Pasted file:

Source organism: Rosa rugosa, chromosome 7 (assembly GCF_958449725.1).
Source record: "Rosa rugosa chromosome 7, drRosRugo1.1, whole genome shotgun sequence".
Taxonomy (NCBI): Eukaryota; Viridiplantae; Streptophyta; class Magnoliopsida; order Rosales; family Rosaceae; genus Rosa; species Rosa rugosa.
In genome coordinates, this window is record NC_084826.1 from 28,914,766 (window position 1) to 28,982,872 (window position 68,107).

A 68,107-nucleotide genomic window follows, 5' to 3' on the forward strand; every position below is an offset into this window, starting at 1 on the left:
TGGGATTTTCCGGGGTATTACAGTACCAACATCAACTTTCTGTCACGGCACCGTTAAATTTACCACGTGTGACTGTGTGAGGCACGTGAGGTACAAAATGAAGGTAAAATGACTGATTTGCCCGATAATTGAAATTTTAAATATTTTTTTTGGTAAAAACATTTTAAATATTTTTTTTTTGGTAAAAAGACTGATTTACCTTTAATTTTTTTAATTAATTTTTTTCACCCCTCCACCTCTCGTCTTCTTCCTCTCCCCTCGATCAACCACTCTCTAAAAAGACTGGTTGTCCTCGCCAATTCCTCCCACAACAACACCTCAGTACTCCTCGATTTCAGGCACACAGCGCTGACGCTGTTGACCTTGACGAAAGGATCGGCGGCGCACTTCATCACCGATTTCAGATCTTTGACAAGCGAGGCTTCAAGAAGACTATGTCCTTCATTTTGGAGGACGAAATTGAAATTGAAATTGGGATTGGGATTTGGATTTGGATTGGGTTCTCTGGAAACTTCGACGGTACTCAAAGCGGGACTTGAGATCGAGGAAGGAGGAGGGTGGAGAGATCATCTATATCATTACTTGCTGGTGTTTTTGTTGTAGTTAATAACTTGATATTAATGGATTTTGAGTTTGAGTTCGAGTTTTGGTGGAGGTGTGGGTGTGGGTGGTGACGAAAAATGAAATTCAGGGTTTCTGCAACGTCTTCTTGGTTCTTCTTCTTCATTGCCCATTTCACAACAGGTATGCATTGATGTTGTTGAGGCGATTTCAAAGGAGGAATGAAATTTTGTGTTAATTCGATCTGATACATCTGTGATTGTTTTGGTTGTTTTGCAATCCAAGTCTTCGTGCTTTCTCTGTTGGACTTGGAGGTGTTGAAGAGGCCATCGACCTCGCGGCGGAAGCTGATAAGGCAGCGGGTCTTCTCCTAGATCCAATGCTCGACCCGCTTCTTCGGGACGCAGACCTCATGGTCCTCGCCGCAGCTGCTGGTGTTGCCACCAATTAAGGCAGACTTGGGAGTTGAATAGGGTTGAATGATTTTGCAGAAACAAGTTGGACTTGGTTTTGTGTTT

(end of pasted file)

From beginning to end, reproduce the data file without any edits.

Source organism: Rosa rugosa, chromosome 7 (assembly GCF_958449725.1).
Source record: "Rosa rugosa chromosome 7, drRosRugo1.1, whole genome shotgun sequence".
Taxonomy (NCBI): Eukaryota; Viridiplantae; Streptophyta; class Magnoliopsida; order Rosales; family Rosaceae; genus Rosa; species Rosa rugosa.
In genome coordinates, this window is record NC_084826.1 from 28,914,766 (window position 1) to 28,982,872 (window position 68,107).

A 68,107-nucleotide genomic window follows, 5' to 3' on the forward strand; every position below is an offset into this window, starting at 1 on the left:
TGGGATTTTCCGGGGTATTACAGTACCAACATCAACTTTCTGTCACGGCACCGTTAAATTTACCACGTGTGACTGTGTGAGGCACGTGAGGTACAAAATGAAGGTAAAATGACTGATTTGCCCGATAATTGAAATTTTAAATATTTTTTTTGGTAAAAACATTTTAAATATTTTTTTTTTGGTAAAAAGACTGATTTACCTTTAATTTTTTTAATTAATTTTTTTCACCCCTCCACCTCTCGTCTTCTTCCTCTCCCCTCGATCAACCACTCTCTAAAAAGACTGGTTGTCCTCGCCAATTCCTCCCACAACAACACCTCAGTACTCCTCGATTTCAGGCACACAGCGCTGACGCTGTTGACCTTGACGAAAGGATCGGCGGCGCACTTCATCACCGATTTCAGATCTTTGACAAGCGAGGCTTCAAGAAGACTATGTCCTTCATTTTGGAGGACGAAATTGAAATTGAAATTGGGATTGGGATTTGGATTTGGATTGGGTTCTCTGGAAACTTCGACGGTACTCAAAGCGGGACTTGAGATCGAGGAAGGAGGAGGGTGGAGAGATCATCTATATCATTACTTGCTGGTGTTTTTGTTGTAGTTAATAACTTGATATTAATGGATTTTGAGTTTGAGTTCGAGTTTTGGTGGAGGTGTGGGTGTGGGTGGTGACGAAAAATGAAATTCAGGGTTTCTGCAACGTCTTCTTGGTTCTTCTTCTTCATTGCCCATTTCACAACAGGTATGCATTGATGTTGTTGAGGCGATTTCAAAGGAGGAATGAAATTTTGTGTTAATTCGATCTGATACATCTGTGATTGTTTTGGTTGTTTTGCAATCCAAGTCTTCGTGCTTTCTCTGTTGGACTTGGAGGTGTTGAAGAGGCCATCGACCTCGCGGCGGAAGCTGATAAGGCAGCGGGTCTTCTCCTAGATCCAATGCTCGACCCGCTTCTTCGGGACGCAGACCTCATGGTCCTCGCCGCAGCTGCTGGTGTTGCCACCAATTAAGGCAGACTTGGGAGTTGAATAGGGTTGAATGATTTTGCAGAAACAAGTTGGACTTGGTTTTGTGTTT